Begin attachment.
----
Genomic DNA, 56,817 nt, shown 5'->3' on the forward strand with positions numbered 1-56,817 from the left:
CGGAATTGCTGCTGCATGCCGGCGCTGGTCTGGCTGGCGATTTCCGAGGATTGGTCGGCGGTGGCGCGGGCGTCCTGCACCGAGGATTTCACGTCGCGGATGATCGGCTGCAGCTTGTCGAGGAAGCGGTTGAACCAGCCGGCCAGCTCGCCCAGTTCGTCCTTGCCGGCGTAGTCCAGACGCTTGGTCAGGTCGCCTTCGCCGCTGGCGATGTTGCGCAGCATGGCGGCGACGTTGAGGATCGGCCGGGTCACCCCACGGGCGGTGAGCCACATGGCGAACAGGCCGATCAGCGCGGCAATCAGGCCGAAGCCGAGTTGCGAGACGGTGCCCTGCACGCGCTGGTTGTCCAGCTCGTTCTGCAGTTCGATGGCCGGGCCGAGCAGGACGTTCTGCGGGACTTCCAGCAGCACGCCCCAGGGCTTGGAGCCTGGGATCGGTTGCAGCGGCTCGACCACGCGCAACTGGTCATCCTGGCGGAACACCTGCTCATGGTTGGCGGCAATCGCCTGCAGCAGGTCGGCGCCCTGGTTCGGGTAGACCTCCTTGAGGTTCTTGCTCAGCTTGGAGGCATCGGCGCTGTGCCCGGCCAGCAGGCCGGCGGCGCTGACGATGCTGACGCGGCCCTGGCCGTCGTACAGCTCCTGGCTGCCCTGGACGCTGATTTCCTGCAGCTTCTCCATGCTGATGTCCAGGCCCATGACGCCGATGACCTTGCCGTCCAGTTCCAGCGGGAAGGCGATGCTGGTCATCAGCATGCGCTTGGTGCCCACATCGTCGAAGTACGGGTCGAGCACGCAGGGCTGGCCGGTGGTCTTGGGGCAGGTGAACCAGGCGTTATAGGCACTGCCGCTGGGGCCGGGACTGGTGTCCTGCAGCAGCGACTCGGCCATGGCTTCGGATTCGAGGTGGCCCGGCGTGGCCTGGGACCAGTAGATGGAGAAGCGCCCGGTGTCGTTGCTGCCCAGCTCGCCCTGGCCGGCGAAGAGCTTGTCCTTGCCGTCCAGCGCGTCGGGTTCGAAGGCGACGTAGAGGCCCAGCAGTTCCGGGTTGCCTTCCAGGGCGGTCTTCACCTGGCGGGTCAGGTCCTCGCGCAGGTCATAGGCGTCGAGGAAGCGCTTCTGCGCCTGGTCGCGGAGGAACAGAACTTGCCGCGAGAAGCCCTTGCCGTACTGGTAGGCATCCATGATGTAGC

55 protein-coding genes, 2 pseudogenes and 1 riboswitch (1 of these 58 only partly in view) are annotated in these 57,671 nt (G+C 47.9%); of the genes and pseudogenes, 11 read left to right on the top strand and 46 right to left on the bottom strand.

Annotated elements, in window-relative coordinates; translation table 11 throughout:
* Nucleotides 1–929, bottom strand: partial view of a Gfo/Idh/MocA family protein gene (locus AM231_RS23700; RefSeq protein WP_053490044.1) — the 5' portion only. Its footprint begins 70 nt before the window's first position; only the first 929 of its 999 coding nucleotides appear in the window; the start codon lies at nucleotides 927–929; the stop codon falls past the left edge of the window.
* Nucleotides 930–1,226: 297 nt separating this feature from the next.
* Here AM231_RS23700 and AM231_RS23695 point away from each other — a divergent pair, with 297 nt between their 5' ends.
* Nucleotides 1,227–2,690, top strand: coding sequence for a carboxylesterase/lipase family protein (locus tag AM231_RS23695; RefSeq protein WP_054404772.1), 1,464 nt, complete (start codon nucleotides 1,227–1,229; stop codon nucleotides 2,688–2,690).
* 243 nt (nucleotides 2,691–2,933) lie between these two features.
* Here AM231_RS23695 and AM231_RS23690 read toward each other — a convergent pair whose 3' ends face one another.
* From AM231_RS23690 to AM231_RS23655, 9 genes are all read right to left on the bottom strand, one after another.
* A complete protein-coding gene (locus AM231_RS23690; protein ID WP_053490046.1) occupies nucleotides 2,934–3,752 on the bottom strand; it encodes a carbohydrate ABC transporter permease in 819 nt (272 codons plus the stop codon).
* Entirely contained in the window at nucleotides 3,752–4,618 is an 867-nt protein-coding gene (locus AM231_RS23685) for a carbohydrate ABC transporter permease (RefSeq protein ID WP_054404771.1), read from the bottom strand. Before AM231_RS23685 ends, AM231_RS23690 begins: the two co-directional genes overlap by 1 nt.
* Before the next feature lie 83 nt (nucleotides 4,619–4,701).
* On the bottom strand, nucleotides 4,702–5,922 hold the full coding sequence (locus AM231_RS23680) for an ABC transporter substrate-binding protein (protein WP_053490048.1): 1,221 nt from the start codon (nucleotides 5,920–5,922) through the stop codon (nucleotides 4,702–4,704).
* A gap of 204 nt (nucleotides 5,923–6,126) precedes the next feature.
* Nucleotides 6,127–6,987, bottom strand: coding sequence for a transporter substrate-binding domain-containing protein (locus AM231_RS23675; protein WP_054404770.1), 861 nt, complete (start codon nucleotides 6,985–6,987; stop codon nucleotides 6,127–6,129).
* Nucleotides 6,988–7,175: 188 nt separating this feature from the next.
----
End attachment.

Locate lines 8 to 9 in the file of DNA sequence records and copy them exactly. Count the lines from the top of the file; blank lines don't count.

* Nucleotides 1,227–2,690, top strand: coding sequence for a carboxylesterase/lipase family protein (locus tag AM231_RS23695; RefSeq protein WP_054404772.1), 1,464 nt, complete (start codon nucleotides 1,227–1,229; stop codon nucleotides 2,688–2,690).
* 243 nt (nucleotides 2,691–2,933) lie between these two features.